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 Jan 24/Jan 1

It's New Year's Day ...


2 days ago ...

Crime scene, yesterday ...

9am. This is supposed to be the busiest in Kowloon. Where's everybody?

Now. The suspect who touched my behind has run away ...

On new year's day, it's all so quite. Few people on the streets, few vehicles roam the roads. Some 1.5 million (out of 6.5 million) Hong Kongers left HK to spend their holidays. A growing trend after 1977 handover is that lots of us like to vacation in mainland China. Taxi drivers are not happy with that. For me, who is so used to seeing tons of human beings everyday, HK is almost like a ghost town in the morning of New Year's Day.

  


A happy note on a closed door saying that the company will reopen on the 9th. The cool fellow in costume is the God of Fortune.

It takes some extra cash for businesses to carry themselves into a new year and thus it's prime time for businesses to close down just before new year. This shop has an unhappy notes on it's door saying "For Rent". 

Bank holiday runs from 1st - 3rd of Jan (Lunar) but most of the private companies will start work on the 8th. Some traditional businesses will even have their doors closed till the 15th. 

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On New Year's Day, you can forget everything but not "Kung Hei Fat Choi". It means "wish you get rich". Very materialistic but it sounds more new year like than "Happy New Year". So why change it? 

Ok, back to person business. New Year greeting within the family is the first thing to do on New Year's day. My sister Carol and I pop into dad and mum's room yelling "Kung Hei Fat Choi" like 2 big New Year alarms (sounds like we are still little kids but we are 30+. Well, we are always kids in front of dad and mum). Dad and mum are obviously prepared. 2 "Lei Si", or red packs, are handed to me and Carol. He he.

For kids, or big kids, Lei Si [lucky thing] is the fun part of Chinese New Year. Simply put, it's money inside small red envelopes. Some people are givers of Lei Si while others are receivers. The rules goe:

  • one have to be married in order to give Lei Si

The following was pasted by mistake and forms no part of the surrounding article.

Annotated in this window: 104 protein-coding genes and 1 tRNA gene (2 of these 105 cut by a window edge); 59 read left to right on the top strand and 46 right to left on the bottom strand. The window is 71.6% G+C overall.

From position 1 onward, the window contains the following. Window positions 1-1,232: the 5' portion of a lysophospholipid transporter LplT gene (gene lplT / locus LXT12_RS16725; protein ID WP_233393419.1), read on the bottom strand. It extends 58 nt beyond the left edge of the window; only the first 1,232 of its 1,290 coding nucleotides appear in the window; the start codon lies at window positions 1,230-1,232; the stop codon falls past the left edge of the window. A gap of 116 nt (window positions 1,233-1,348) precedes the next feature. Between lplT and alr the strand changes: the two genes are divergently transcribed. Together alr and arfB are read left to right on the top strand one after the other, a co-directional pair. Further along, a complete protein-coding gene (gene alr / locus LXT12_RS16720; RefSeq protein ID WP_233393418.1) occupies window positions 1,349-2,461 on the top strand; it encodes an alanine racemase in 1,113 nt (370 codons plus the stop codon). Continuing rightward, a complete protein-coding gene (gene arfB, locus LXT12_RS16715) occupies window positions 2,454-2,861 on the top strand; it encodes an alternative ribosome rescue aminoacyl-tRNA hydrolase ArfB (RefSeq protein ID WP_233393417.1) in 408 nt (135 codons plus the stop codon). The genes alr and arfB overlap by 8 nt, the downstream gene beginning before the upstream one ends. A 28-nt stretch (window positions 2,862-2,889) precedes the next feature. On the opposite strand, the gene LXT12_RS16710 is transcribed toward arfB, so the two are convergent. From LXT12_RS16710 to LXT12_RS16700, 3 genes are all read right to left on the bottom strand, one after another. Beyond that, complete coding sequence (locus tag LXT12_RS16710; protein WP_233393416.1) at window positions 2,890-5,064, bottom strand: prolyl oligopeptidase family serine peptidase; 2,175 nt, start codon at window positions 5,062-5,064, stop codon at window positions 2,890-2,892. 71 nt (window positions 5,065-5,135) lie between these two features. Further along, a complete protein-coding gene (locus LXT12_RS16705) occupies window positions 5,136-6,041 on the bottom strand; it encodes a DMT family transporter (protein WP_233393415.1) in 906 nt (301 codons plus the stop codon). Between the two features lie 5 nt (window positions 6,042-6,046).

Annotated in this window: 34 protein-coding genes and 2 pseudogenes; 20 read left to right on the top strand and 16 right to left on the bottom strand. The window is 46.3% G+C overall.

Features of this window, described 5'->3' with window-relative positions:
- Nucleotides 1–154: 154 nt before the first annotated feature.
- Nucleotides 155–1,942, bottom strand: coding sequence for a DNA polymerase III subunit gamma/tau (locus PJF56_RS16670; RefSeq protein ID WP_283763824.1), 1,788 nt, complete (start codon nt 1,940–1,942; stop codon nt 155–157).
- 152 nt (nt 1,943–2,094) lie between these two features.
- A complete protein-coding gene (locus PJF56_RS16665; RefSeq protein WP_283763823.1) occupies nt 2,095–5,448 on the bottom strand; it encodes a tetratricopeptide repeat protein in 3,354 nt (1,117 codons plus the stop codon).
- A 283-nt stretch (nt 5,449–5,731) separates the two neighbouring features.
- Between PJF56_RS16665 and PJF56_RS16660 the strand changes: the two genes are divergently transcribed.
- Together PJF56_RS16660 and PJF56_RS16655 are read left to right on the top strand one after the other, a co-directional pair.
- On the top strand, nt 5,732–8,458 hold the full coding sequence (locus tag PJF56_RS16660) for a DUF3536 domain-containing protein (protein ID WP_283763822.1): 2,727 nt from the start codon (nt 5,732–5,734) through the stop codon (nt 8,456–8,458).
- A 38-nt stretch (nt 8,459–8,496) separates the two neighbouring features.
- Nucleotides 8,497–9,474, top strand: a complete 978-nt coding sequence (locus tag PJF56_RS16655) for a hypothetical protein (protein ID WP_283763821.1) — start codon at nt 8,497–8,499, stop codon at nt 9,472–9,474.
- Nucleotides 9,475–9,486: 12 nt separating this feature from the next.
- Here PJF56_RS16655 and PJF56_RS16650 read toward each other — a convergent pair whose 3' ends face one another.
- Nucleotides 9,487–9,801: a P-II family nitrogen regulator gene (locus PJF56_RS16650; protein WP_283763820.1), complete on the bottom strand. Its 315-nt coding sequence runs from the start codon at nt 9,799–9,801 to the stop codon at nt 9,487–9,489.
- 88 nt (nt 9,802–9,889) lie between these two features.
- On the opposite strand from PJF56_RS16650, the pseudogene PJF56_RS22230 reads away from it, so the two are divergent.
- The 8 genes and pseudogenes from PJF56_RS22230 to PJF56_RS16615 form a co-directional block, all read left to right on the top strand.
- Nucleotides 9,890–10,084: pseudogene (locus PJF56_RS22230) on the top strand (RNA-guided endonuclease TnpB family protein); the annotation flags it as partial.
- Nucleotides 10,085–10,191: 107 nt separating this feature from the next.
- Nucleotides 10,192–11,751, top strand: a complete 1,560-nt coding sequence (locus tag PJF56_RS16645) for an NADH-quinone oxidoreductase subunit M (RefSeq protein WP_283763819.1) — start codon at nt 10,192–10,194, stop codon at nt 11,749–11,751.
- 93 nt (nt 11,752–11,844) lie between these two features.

• older generation gives to younger (like dad to son, grandma to dad, Joe to Joe's friend's kids, etc.)
  • boss to subordinates
  • anybody if the giver doesn't mind

A "complete box". It only shows up during New Year to hold New Year candies for visitors. We have fried melon seeds, candy water chestnut, candy lotus seeds [have nice babies every year], loose skin orange [luckiness] and some other candies here. Be my guest and put on some weight.

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At 11am, my smaller family is all dressed up and head for grandma's place for a greater family New Year greeting. Let's see some action:

   


Grandma and grandpa sit in the middle to accept greetings. Besides Kung Hei Fat Choi, we wish them "healthy body", "stay young forever", "mahjong killer", etc.

Lei Si flying around. Need an accountant to keep track of which uncle/aunt has given Lei Si to which uncle/aunt's kids.

Say cheese. Cousin Sylvia takes a PIC with grandma.

Grandma feeds slices of loose skin orange to all big and small kids, meaning giving luckiness to them.

Hey, this is the legendary Lei Si. This way please ...

My Lei Si. It says "Fu" [fortunateness] on the red envelope.

Grandma happily displays her "doorbells". Everyone is glad to see grandma in such a good mood. 

Lots and lots of them. Keep them coming ...

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On New Year's Day, we are not supposed to have meat. What we have for lunch and dinner is a chaotic-looking but delicious dish. What's in there? We have rice noodle, lotus seed, Fat Choi [get rich] (I've been eating this for years without knowing exactly what it is. It's some hair-like plant growing close to deserts), mushroom, lettuces [generates fortune] and dried oyster [good business], etc. 
 

Why oyster when It's not supposed to be a vegi? Grandma answers "there was a monk who posts his stick (don't know exactly the name for that stick) near a sea and said 'what ever that crawls up this stick is not a living creature any more' (I guess it means it can get out of the reincarnation cycle). So an oyster did."

Climbing up that stick just to be eaten on New Year's day together with mushroom and stuff!? How intelligent.

  

 
It's the most popular Chinese game - mahjong, after lunch. 

I am not that crazy about mahjonging with grandpa and uncles. So I go home and catch up with my sleep. 

In the afternoon of New Year's Day, we are supposed to go to relatives' to say greetings. But since our family hasn't been doing that for years, there won't be an exception this year. 

 

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So that's how my New Year day looks like. Mainly a family day. It would be nice if I can light some fire crackers, but if that is not allowed in HK, I think an afternoon nap would be just as exciting for me.  
  
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